Fitch Ratings Co. downgraded Cyprus to below investment grade, cutting it to BB+ from BBB- as the country negotiates international aid for its troubled banks with both the European Union and Russia.
“Cypriot banks will require substantial injections of capital in order to secure confidence in their financial viability,” Fitch said today in a statement. The company estimated the cost at as much as 6 billion euros ($7.5 billion).
Following the Fitch move, Cyprus is now rated junk by all three major rating companies. It’s rated Ba3 by Moody’s Investors Service and BB+ by Standard & Poor’s. Cypriot lenders risk losing access to European Central Bank funding.
A spokesman for the Nicosia-based Central Bank of Cyprus declined to comment in response to a question on access to the ECB.
“The Republic of Cyprus has both national and European tools in its disposal to fully protect the sound operation of the financial system and to further deal with the economic challenges of today,” the Finance Ministry said in an e-mailed statement today.
The island’s government remains committed to meeting fiscal targets, to securing the necessary funds to meet the state’s financing requirements and effectively manage the challenges of the banking system in cooperation with the central bank, the statement said.
Fitch said that the government may miss this year’s fiscal target as the deficit may widen to 3.9 percent of the economy.
The east Mediterranean island, which is the euro area’s third-smallest economy, may see its debt climb to more than 100 percent of gross domestic product, Fitch said. Public debt soared from 61.5 percent in 2010 to 71.6 percent last year.
Stefanos Stefanou, spokesman for the Cypriot government, which has requested aid from third countries, including Russia for a bilateral loan, said on June 20 that Cyprus is in talks with the EU.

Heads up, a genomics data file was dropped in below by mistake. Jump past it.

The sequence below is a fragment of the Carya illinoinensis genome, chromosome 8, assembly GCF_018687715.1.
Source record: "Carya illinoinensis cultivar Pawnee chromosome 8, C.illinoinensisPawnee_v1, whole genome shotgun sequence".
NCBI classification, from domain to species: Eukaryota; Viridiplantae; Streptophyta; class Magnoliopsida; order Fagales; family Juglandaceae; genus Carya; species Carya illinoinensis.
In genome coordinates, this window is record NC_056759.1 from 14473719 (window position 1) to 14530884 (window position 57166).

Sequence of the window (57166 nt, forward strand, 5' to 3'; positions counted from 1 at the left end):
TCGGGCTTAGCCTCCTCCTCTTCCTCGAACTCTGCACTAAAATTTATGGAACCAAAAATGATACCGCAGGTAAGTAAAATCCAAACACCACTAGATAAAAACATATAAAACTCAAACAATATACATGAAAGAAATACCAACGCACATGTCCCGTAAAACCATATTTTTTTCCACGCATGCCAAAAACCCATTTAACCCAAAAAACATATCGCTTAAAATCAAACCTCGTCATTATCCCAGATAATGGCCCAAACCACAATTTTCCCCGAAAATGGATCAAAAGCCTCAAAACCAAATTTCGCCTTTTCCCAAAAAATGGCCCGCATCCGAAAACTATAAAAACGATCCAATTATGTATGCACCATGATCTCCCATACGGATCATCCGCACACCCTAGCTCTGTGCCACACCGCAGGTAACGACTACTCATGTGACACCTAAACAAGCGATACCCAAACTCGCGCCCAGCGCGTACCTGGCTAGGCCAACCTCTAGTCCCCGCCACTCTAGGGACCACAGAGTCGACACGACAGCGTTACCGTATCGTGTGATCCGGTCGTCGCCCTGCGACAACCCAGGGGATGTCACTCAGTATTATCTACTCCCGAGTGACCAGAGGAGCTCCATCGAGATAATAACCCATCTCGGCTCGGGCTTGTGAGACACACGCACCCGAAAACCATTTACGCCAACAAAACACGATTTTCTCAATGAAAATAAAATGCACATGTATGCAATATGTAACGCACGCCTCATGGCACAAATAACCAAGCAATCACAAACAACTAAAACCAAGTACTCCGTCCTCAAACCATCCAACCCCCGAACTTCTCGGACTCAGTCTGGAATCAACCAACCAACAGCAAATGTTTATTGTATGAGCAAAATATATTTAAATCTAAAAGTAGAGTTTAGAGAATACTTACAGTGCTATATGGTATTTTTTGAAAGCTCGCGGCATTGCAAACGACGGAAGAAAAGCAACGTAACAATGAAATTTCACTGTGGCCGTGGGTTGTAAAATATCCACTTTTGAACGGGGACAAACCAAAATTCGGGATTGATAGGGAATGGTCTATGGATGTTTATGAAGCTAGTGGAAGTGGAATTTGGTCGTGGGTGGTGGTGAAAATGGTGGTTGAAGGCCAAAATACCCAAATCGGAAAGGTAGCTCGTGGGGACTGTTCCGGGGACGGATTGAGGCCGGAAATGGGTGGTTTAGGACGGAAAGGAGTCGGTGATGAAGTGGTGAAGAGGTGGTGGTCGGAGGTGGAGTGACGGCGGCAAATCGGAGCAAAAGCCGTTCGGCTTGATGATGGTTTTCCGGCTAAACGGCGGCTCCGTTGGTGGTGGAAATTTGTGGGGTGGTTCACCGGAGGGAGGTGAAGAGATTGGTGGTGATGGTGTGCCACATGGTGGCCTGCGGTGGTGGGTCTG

“We are in continuous touch and dialogue with the European partners and EU’s institutions and work simultaneously in the direction of securing a bilateral loan from another country,” Stefanou said in a statement on the website of the Press and Information Office.
The Cypriot president, Demetris Christofias, who opposes austerity measures as condition of a rescue agreement, invited political party leaders to his official residence tomorrow afternoon to discuss the economy.
The EU is pressing Cyprus to seek a fully fledged rescue program of as much as 10 billion euros that comes with a range of economic and financial-sector conditions. Cyprus has sought to minimize conditions and focus any aid on its banks. Luxembourg Prime Minister Jean-Claude Juncker, who leads the group of euro-area finance ministers, said on June 21 that Cyprus has “serious imbalances.”
To contact the reporters on this story: Stelios Orphanides in Nicosia at firstname.lastname@example.org;
To contact the editor responsible for this story: Craig Stirling at email@example.com